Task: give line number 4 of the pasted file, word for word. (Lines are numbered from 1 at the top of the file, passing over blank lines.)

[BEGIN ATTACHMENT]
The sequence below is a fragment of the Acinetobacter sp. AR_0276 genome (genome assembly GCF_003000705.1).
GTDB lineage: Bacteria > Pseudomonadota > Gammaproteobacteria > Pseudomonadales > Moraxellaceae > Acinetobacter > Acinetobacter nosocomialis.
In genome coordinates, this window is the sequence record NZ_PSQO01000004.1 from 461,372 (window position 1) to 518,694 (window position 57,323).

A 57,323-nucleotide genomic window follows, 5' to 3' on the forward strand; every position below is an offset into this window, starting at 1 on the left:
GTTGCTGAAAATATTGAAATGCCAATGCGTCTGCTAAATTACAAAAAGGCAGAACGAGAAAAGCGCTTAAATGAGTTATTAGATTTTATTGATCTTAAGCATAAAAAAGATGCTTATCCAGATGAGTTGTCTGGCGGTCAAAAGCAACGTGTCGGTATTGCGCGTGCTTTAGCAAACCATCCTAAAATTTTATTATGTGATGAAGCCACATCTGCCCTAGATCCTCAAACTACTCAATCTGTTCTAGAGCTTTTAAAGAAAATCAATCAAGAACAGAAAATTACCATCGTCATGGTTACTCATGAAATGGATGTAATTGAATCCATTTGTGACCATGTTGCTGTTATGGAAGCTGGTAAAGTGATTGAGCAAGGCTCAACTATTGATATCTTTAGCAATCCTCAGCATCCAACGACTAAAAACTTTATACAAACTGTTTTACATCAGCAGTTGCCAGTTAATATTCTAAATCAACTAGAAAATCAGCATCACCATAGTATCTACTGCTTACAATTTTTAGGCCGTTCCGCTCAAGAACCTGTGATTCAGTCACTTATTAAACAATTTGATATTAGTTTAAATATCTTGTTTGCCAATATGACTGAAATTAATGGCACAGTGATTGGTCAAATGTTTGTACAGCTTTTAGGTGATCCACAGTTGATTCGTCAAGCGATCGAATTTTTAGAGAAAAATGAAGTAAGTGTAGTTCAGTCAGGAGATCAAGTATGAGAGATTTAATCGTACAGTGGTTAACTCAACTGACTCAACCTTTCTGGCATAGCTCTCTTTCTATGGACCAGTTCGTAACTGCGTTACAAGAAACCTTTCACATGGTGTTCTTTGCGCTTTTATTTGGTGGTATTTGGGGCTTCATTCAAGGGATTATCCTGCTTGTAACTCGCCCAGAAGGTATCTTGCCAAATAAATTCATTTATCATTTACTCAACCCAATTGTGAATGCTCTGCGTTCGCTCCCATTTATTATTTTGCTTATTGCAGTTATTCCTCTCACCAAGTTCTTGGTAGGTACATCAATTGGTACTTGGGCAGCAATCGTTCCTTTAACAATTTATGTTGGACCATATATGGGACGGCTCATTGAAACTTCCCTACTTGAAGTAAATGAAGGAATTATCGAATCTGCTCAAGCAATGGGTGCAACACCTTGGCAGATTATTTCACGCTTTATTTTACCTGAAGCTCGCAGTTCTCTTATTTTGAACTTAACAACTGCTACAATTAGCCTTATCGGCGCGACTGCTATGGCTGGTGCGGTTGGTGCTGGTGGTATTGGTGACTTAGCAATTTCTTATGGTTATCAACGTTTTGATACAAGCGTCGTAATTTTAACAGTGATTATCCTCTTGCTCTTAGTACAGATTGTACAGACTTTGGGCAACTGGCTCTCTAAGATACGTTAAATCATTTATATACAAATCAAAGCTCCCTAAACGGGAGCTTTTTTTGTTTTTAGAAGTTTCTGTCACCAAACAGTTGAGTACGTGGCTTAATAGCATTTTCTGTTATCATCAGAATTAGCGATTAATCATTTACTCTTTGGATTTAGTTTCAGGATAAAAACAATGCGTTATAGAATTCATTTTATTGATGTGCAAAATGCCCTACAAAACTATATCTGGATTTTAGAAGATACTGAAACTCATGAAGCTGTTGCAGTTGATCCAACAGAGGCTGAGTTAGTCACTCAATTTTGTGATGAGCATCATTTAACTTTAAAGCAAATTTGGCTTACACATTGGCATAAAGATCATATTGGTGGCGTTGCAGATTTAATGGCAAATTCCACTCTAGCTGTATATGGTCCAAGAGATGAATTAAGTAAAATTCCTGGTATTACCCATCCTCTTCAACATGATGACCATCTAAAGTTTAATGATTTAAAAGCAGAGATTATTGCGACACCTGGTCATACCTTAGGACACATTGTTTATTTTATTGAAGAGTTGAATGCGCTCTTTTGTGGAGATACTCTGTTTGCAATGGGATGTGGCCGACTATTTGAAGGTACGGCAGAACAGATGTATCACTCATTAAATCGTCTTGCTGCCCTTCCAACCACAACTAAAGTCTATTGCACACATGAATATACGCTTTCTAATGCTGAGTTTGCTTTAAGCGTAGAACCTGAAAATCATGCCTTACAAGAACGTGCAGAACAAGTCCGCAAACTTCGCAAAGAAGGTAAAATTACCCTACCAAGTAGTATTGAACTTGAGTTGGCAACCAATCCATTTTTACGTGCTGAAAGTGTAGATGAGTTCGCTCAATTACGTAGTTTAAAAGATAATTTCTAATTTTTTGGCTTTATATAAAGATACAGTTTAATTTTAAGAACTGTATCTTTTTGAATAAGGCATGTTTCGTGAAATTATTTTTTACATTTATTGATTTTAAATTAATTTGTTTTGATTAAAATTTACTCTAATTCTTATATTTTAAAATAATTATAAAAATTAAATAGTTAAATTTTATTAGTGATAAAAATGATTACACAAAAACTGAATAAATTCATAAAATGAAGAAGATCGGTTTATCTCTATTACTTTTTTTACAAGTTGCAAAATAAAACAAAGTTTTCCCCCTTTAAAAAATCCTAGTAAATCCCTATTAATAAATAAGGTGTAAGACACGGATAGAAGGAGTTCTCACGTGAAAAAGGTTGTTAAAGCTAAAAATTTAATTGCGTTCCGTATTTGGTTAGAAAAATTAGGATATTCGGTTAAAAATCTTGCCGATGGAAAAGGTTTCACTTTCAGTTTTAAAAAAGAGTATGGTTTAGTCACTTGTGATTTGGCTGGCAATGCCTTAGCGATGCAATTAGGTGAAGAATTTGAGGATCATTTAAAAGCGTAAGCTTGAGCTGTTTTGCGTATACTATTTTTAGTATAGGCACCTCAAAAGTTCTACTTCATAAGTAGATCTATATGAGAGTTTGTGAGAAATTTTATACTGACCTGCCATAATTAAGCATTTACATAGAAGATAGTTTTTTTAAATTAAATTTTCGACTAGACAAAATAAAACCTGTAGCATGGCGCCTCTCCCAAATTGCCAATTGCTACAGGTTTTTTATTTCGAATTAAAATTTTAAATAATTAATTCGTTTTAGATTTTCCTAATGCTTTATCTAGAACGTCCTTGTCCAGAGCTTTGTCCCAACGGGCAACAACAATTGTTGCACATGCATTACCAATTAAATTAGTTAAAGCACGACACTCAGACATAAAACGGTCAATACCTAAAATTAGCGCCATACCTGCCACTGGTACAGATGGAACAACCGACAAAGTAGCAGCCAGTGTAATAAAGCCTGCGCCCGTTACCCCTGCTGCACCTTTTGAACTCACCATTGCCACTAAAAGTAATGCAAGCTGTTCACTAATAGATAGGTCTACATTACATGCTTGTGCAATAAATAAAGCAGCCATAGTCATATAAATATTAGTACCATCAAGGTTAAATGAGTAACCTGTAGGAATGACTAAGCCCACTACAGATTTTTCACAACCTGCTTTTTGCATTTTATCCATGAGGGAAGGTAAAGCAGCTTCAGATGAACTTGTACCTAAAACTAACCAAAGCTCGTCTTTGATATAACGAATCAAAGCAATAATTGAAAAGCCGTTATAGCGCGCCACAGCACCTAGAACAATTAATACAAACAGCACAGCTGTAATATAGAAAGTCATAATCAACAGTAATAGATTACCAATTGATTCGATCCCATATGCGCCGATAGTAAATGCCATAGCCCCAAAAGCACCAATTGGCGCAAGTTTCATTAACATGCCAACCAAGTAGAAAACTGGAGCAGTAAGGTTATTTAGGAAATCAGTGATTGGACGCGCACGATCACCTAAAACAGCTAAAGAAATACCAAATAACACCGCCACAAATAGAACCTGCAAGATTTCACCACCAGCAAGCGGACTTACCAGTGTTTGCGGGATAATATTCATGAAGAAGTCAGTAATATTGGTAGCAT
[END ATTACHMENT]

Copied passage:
A 57,323-nucleotide genomic window follows, 5' to 3' on the forward strand; every position below is an offset into this window, starting at 1 on the left: